New World Health Organization Collaborating Centre will Strengthen Family Medicine around the World

Oct 2, 2018

The World Health Organization (WHO) has designated the University of Toronto Department of Family and Community Medicine (DFCM) as the World Health Organization Collaborating Centre on Family Medicine and Primary Care.

The Centre is the first of its kind in the world to have a specific focus on family medicine, and one of few in the world with a focus on primary care and primary health careImage of DFCM residents in Addis Ababa, EthiopiaToronto Addis Ababa Academic Collaboration in Family Medicine residents and faculty in Addis Ababa, Ethiopia . The directors of the Centre are Dr. Michael Kidd and Dr. Katherine Rouleau.

“This recognition reflects the depth and richness of our academic department and our reputation as an international leader in family medicine and primary care education and research,” says DFCM Chair, Dr. Michael Kidd. “This department has always had a global reach; however, this designation will allow us to increase our contributions to the health and well-being of people all around the world.”

WHO Collaborating Centres are designated by the WHO Director-General to carry out activities in support of the global health programs of the WHO.

The WHO Collaborating Centre on Family Medicine and Primary Care will assist the WHO in researching, evaluating and strengthening family medicine and primary care at a global level and in countries around the world. The Centre’s primary WHO regional partner is the Pan-American Health Organization (PAHO), which is responsible for health across the Americas.

“Research has shown that health systems anchored in strong primary care and family medicine deliver better outcomes, are more cost-efficient and enhance equity in high, middle and low-income countries,” says Dr. Katherine Rouleau, DFCM Vice-Chair of Global Health and Social Accountability. “Through this Centre we will build on our department’s work in areas such as quality improvement, team-based care, community and patient engagement, and family medicine training, to name a few, to work together with Canadian and international partners in finding more effective and efficient ways to deliver excellent primary care for all, especially the world’s most vulnerable people.”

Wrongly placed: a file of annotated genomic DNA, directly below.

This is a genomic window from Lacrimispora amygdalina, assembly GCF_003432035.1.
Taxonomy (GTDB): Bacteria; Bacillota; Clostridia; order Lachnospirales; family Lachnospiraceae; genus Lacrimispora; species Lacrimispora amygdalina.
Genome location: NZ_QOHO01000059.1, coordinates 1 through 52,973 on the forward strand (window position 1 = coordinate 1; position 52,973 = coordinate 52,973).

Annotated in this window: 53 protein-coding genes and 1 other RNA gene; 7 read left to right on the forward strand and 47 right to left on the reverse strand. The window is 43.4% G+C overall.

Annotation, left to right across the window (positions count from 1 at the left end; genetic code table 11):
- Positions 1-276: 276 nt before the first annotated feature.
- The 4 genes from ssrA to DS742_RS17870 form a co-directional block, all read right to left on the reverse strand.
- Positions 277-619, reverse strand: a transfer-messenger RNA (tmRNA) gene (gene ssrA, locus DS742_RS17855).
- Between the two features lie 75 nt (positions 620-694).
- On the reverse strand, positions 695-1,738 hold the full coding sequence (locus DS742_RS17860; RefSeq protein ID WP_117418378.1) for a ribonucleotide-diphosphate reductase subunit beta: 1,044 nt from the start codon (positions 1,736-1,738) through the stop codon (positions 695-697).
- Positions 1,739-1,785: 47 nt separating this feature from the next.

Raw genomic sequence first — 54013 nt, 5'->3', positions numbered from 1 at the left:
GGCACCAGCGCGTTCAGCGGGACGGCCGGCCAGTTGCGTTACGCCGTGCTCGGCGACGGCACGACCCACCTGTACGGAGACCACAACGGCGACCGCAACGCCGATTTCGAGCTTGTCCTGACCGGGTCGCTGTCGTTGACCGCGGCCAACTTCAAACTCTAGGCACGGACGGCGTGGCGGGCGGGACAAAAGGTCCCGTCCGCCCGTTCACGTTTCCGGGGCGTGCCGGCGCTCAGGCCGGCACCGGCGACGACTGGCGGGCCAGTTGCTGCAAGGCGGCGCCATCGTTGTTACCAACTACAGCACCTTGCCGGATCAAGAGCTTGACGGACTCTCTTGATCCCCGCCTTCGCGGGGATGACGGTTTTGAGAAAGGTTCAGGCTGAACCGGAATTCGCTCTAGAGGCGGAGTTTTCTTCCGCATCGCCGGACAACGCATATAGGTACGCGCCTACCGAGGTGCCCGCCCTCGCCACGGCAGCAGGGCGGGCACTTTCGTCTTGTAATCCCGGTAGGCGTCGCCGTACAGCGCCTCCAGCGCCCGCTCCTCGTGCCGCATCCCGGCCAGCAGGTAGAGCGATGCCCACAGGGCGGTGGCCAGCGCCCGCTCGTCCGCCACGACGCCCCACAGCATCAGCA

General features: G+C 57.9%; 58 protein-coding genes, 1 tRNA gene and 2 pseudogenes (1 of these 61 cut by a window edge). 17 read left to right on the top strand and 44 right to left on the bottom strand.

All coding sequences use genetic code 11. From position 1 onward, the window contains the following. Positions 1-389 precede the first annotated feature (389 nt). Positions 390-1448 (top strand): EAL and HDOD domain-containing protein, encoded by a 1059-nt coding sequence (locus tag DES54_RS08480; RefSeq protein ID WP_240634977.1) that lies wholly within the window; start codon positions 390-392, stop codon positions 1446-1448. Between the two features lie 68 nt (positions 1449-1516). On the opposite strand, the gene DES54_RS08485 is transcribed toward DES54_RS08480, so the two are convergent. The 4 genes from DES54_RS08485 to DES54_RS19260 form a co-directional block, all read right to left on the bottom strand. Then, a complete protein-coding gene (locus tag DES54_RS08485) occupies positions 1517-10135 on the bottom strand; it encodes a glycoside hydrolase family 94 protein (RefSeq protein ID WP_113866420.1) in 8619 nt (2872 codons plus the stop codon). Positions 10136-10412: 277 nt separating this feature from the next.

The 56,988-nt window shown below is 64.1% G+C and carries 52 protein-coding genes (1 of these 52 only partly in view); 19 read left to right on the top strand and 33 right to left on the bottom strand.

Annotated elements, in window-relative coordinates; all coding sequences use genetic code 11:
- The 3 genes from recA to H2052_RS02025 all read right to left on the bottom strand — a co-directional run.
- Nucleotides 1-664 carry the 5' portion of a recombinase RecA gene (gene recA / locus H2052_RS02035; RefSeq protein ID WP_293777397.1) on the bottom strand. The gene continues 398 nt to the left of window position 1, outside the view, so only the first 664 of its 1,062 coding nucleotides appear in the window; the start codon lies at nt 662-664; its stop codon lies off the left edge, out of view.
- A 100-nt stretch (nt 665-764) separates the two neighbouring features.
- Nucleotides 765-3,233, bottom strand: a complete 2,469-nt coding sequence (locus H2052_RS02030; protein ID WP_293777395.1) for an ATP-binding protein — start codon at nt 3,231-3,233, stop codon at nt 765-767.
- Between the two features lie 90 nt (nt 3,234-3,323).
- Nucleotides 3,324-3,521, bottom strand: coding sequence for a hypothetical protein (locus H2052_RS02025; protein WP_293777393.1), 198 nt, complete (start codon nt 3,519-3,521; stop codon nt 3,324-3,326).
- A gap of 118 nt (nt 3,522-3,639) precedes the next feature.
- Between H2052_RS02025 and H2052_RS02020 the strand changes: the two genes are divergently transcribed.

The designation of the new WHO Collaborating Centre on Family Medicine and Primary Care is particularly meaningful as it coincides with the 40th anniversary of the Declaration of Alma-Ata, which, in 1978, launched the movement for health for all people based on strong primary health care.

“The Declaration of Alma-Ata was a landmark document highlighting the central role of primary health care to achieve health for all, rooted in a commitment to health as a human right and in principles of social justice and solidarity, all of which are just as important today,” says Dr. Rouleau.

A new declaration, that will reaffirm the global commitment of all nations to Primary Health Care and the principles of the Declaration of Alma Ata, will be considered in October 2018 at the Global Conference on Primary Health Care to be held in Astana in Kazakhstan. The conference is hosted by the WHO, UNICEF and the Government of Kazakhstan, and will bring together Ministers of Health and other leaders from countries across the world to renew their commitment to primary health care and achieving universal health coverage. Dr. Kidd and Dr. Rouleau are among the invited guests at this conference.

“Through this new WHO Collaborating Centre, we look forward to future collaborative endeavours with our colleagues at the WHO and PAHO in strengthening primary care to benefit people all around the world,” says Dr. Kidd.

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